# Painting by Numbers

RAY: This was from my painting by numbers series and it was sent in by John Calhoun. He writes:

I have a friend who's a mostly out-of-work house painter. One day he stopped at a red light with his truck, you know with the ladders on top and all that jazz, and he hears a toot from the vehicle stopped next to him. The fellow motions to him to roll down his window and then asks the painter if he's looking for work.

'You bet I am!'

He fumbles around for one like everyone does who doesn't have a business card and finally admits, 'No I don't have one.' And the painter says, 'Tell me your number. I'll remember it and I'll give you a call tomorrow.'

The fellow in the other vehicle starts to rattle off the number.

Same area code as me, the painter thinks, 'I won't have any trouble remembering that.' Next comes the three-digit exchange. 'Ha! Same as mine. All I have to remember then is the last four digits. Piece of cake.'

The light turns green and even though their accelerating engines are making a lot of noise, they can't drown out those last four digits. He's got them. And upon hearing them, he thinks, 'Boy, this is my lucky day.' One of those digits is his son's age, the next one his daughter's age. A third one is the number of months he's behind on his boat payments. And the fourth one is the number of nights his wife has made him sleep on the sofa. He's a snorer, I guess.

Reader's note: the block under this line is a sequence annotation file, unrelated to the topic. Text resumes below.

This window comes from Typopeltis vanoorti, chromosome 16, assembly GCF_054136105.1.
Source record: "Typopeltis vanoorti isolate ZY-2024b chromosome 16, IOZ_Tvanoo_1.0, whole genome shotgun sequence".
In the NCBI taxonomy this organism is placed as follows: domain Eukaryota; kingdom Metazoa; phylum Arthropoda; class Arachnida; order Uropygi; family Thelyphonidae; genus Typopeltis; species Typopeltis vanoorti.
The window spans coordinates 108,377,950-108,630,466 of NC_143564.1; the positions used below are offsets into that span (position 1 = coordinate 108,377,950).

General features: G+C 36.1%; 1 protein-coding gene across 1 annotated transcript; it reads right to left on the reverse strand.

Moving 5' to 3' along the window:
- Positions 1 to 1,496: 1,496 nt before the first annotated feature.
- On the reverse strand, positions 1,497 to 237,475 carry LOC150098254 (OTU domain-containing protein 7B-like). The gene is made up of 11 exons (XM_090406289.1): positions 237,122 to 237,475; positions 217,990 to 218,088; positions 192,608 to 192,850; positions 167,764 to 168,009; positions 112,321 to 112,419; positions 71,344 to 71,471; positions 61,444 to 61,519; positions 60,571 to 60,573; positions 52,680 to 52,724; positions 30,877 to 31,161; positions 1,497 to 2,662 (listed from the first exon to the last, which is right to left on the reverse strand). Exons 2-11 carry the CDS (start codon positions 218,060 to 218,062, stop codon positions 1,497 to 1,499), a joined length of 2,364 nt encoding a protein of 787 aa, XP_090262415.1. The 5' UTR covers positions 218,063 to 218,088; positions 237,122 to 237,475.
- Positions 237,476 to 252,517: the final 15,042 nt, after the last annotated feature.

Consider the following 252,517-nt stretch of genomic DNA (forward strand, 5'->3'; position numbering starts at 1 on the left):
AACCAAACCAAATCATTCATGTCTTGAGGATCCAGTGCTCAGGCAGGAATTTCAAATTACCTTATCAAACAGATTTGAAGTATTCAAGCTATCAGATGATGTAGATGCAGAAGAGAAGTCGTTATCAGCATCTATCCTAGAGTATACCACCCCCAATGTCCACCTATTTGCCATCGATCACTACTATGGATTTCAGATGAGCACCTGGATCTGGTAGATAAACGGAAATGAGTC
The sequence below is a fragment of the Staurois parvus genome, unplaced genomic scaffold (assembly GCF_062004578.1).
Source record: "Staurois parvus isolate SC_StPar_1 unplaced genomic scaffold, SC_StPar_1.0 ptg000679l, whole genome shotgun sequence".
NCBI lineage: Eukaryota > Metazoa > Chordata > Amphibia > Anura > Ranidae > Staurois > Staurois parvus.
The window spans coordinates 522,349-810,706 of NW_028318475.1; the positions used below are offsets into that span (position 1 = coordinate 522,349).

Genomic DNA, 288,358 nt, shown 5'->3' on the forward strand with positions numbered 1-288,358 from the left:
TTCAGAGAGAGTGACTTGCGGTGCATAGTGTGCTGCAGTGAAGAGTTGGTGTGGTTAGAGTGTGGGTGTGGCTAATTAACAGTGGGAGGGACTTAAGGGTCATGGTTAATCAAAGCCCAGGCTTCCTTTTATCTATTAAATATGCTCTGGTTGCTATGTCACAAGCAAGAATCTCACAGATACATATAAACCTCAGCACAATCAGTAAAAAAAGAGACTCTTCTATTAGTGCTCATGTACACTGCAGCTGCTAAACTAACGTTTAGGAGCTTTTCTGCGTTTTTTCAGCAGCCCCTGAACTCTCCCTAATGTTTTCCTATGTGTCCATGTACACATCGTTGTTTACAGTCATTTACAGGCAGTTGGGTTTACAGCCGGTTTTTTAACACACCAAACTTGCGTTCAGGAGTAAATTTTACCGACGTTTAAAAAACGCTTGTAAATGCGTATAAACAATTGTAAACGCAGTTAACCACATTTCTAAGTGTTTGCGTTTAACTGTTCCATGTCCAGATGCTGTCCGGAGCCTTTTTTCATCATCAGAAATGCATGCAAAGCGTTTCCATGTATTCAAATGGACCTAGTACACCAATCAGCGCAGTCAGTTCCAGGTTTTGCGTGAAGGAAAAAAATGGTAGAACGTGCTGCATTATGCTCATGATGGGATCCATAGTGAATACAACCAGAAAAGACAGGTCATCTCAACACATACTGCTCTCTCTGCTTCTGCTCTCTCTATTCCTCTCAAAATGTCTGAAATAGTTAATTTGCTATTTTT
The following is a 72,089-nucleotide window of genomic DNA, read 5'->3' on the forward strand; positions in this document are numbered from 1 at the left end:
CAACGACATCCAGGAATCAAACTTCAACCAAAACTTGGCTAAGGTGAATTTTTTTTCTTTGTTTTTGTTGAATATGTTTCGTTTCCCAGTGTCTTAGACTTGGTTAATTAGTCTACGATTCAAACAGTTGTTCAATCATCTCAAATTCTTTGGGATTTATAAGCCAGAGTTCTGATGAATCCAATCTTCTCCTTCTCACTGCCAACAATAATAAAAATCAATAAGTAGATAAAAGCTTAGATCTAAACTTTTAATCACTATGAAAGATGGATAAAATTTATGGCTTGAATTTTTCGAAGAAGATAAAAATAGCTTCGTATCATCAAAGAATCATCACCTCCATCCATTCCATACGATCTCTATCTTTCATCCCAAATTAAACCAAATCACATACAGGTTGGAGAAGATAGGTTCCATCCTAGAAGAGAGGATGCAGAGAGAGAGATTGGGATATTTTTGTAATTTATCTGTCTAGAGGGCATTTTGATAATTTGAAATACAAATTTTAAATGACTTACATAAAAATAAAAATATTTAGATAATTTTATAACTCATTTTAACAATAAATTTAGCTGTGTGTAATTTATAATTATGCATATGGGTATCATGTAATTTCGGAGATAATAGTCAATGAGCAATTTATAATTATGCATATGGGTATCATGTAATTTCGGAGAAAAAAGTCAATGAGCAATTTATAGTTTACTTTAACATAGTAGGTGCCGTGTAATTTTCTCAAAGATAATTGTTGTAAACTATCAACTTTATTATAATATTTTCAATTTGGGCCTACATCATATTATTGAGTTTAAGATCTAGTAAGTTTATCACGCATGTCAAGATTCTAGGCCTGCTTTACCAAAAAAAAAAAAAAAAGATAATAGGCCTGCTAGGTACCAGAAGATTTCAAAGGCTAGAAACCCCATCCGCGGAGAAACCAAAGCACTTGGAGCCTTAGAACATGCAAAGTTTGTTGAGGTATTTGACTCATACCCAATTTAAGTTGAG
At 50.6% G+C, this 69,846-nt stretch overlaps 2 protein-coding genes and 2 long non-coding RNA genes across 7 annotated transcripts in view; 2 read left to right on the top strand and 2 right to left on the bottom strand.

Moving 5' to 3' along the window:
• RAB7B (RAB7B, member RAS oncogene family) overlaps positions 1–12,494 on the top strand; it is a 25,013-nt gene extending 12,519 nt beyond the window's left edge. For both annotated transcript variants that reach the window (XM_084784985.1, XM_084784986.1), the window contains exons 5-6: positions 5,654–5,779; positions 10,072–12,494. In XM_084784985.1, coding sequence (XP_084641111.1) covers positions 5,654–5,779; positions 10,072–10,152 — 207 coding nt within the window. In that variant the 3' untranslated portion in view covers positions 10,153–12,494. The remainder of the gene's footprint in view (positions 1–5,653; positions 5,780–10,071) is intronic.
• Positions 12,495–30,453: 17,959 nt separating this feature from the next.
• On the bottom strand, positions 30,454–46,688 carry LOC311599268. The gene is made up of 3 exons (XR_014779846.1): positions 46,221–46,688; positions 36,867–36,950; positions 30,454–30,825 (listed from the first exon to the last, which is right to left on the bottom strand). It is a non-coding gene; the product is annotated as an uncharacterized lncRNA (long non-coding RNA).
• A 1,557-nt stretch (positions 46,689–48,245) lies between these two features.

Now he realizes that the four-digit number is divisible by three. He says, 'Great! I'll remember the number and I'll call this guy first thing in the morning.'

Well, three days later he realizes that he forgot to make the phone call. So he sits down with a paper and a pencil so he can write down the number. He knows the area code, it's the same as his, right? He knows the next three digits, they're the same as his. 'Now those last four digits, let me see,' he says. 'One of them is the number of nights I have spent on the sofa, that's easy. Oh yeah, and there's my boat payment default status. I got that. My daughter's age, and my son's age.' And then he remembers that the four-digit number he just reconstructed is divisible by three. He does it, he divides it by three and says, 'Eureka! Yeah, I got the number.'

He makes the call. It's the wrong number. It's a retired proctologist, who told him what to do with his paintbrush. Anyway, something went terribly wrong. What was it, and why?

Think you know? Drop Ray a note!

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